Saturday, April 23, 2016

A Union Quilt at an Annapolis Hospital

Portland, Maine from the Robert N Dennis
 collection of stereographs

In late 1862 sixty women of Portland, Maine, organized the Young Ladies' R F Society "to aid the Ladies San. Com.tee [Sanitary Commission] of Portland in their efforts to improve the condition of our sick and wounded soldiers." In 1865 they made a list of their accomplishments, which included many handmade shirts, drawers, slippers and sheets. And at the bottom of the list:

Two Union Quilts.

See the list here:

The Naval Hospital in Annapolis

Their list and some of their correspondence is in the collection of the Maine State Museum. One of their Union Quilts was sent to the U.S. General Hospital in Annapolis where nurse Adeline M. Walker of Portland, perhaps friend to some in the group, wrote a letter of thanks in April,1863.
"Wish you could hear all the fine things said about your beautiful Union Quilt. I called the ladies into my room and a Council of War was held over the ingeniously - constructed work, and it was unanimously voted that the young “R. F’s” had shown them selves to be possessed of wonderful genius – talent, taste – skill, patience – wit – industry – piety – patriotism, originality – and I know not what else – but to sum up – it was the best thing of the kind ever seen by any of them — To-day the quilt has been on exhibition in my ward ..."
The secretary of the R F's was Maria T. Hersey, daughter of a well-to-do Portland merchant and ship owner Theophilus C. Hersey. Nurse Walker wrote about hospital conditions,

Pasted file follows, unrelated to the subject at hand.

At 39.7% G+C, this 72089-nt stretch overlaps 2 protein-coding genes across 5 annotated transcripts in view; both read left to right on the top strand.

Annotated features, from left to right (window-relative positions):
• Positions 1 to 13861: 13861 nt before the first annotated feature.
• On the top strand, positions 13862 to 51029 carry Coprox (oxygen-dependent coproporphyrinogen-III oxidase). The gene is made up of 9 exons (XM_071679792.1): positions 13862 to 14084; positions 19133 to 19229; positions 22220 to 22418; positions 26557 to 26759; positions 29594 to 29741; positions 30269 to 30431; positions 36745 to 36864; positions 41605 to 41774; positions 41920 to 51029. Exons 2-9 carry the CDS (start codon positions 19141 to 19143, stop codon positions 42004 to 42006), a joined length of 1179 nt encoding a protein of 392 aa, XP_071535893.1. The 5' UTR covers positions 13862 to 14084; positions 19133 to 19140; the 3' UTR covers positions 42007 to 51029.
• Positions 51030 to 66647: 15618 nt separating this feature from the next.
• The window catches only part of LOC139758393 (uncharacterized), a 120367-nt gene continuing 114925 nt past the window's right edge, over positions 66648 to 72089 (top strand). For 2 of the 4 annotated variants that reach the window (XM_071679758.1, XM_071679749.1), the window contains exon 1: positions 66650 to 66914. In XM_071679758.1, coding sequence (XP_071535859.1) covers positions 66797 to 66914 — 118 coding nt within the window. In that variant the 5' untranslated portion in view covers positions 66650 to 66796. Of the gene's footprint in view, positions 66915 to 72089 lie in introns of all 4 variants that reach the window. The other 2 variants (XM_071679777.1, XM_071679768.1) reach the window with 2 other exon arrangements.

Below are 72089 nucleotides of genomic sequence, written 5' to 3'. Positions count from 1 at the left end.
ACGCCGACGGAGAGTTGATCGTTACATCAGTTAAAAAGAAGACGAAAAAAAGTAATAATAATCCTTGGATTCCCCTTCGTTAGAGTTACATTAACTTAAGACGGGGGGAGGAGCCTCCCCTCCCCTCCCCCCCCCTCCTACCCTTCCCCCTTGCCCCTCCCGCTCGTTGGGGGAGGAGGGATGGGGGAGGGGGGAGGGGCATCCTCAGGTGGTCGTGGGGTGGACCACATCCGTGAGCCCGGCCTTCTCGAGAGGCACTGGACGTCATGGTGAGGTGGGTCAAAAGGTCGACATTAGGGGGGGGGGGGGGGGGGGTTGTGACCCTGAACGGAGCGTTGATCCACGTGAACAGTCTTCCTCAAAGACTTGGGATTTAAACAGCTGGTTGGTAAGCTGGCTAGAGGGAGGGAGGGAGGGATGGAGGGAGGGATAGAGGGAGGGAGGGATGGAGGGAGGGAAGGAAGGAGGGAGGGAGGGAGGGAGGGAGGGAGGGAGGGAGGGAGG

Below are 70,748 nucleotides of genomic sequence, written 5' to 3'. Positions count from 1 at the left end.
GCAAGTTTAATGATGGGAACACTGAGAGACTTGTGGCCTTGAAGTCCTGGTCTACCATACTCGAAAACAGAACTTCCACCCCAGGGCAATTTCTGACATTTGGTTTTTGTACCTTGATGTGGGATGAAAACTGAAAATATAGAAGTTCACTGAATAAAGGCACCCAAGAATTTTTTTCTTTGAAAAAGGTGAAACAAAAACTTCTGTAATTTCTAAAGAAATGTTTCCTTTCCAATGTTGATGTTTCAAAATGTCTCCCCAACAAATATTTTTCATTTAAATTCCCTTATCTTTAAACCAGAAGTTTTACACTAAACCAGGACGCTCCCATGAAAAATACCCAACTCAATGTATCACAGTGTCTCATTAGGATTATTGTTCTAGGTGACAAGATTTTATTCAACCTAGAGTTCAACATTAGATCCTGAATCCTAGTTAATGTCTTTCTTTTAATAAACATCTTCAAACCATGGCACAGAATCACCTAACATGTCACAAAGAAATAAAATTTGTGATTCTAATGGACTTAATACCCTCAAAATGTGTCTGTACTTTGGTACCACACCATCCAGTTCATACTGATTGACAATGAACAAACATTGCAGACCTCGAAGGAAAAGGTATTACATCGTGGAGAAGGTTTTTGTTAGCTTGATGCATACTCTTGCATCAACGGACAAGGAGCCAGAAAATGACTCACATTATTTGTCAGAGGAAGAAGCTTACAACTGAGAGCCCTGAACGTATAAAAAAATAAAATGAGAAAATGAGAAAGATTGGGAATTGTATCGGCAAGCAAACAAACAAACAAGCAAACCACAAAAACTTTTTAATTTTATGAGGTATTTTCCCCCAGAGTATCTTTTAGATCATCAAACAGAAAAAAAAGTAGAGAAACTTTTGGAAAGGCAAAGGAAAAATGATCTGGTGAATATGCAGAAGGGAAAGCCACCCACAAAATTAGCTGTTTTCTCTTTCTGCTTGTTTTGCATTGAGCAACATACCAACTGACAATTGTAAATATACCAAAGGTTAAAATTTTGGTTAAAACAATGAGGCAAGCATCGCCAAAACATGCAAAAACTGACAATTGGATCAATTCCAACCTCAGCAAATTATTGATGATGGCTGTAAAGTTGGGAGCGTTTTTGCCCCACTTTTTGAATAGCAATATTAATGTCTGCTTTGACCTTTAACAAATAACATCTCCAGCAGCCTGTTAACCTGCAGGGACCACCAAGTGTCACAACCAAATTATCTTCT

"Many of the new patients have died – and, nearly all, of Typhoid Pneumonia."

Typhoid was a common disease with a mortality rate of abut 33% at the time.
Two years later the disease claimed Adeline Walker at 35.

This CDV photograph is dated
to 1864 and said to be a post mortem
portrait of a nurse at the Annapolis Hospital.

The nurses at the Naval Hospital have been fairly well remembered. Adeline Walker was one of nine Maine nurses, assisting head Adeline Tyler.

Adeline Blanchard Tyler (1805-1875)
was head nurse until she resigned due to ill health in 1864.

Read more about the nurses there at this link:

The post war book Women's Work in the Civil War has information about
the Annapolis women and "Sister Tyler"

Brady portrait of "Sister Tyler."

But what did that "ingeniously constructed" Union Quilt look like?

Perhaps it resembled another patriotic  Maine quilt from the time:

Read more about the Maine nurses in Annapolis:


Judy said...

It is amazing how far nursing has come. I'm a retired practical nurse and worked in hospitals, homes, and in Doctors offices. I do remember one doctor keeping his instruments in this pink liquid. I am thankful these diseases are all but gone through cleanliness and vaccinations. I am also amazed of the amount of clothes they wore!

Janie said...

I agree about being thankful for cleanliness and vaccines, life was rougher not so long ago. Women did wear lots of clothes, summer must've been uncomfortable.


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